Tuesday, October 30, 2012

Little Century by Anna Keesey


Little Century is the story of a town and two ways of life.  Set in the early days of the twentieth century in the western town of Century, Oregon, this debut novel by Anna Keesey follows young
Chicago city-raised Esther Chambers as she travels by railroad to a new life in the west where she has sought shelter with her distant cousin and cattle rancher Ferris Pickett.  Within hours of meeting, Ferris requests that Anna fib about her young age and apply for a homestead near Ferris's ranch.
Little does Anna realize that she will have to stay on the homestead by herself, at least at night, and that her presence on the recently abandoned land guarantees that Ferris will be able to continue watering his cattle there. Day by day the realities of life here become more apparent as Anna finds herself in the midst of an escalading war between the cattle ranchers and the newly arrived sheepherders.

Fans of old westerns will recognize that classic conflict between the open range cattle ranchers and the later arriving sheepherders.  Even though Anna Keesey's underlying plot may not be new, her treatment is informative and authentic.  The variety of people who make up the town add to the story,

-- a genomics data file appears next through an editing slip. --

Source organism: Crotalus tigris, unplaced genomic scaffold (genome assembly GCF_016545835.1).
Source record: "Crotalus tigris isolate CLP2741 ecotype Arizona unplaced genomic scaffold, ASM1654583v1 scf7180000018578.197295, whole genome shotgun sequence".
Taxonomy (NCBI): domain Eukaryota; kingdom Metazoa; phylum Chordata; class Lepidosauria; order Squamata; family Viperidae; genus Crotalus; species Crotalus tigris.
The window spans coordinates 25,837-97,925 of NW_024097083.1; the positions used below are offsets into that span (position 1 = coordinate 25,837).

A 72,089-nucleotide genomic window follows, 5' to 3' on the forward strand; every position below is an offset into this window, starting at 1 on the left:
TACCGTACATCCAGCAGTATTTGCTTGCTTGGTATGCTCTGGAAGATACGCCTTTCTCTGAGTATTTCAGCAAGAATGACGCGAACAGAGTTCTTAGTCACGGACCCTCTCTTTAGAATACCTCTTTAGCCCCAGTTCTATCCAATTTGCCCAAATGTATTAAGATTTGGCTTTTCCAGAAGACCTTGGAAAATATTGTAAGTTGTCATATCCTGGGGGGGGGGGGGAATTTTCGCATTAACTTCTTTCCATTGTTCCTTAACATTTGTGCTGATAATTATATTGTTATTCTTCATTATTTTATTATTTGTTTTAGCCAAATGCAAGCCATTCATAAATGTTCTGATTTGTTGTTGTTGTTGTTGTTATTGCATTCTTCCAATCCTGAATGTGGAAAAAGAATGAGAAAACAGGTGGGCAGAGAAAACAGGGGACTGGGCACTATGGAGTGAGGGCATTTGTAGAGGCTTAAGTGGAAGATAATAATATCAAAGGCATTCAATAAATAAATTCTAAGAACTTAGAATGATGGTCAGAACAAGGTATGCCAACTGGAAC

especially the shopkeeper and the school teacher. I liked that readers were really kept in the dark about Ferris' true character.  You will suspect him because he is a rancher and appears not to be truthful with Esther, but you will see good in him, as does Esther.  At the same time, you will likely be cheering for Esther's new friend, Ben, who grazes his sheep near Esther's place.  When violence gets someone dear to Esther, it is clear that her loyalities cannot remain divided.  The ending to this story defies any movie formula ending, and the little epilogue at the very end was superb!

I listened to this title and the narration took me to a different place and time as I comfortably quilted in my sewing room.  The story was so much richer than anything I could find on television.  Railroad tycoons, hardscrap farmers, cattle barons, and buckaroos (cowboys), and a couple very courageous women.  Great entertainment and another historical fiction that added another realistic glimpse into our complicated past.  I recommend this tale and hope that Anna Keesey takes her pen to another time and place soon.



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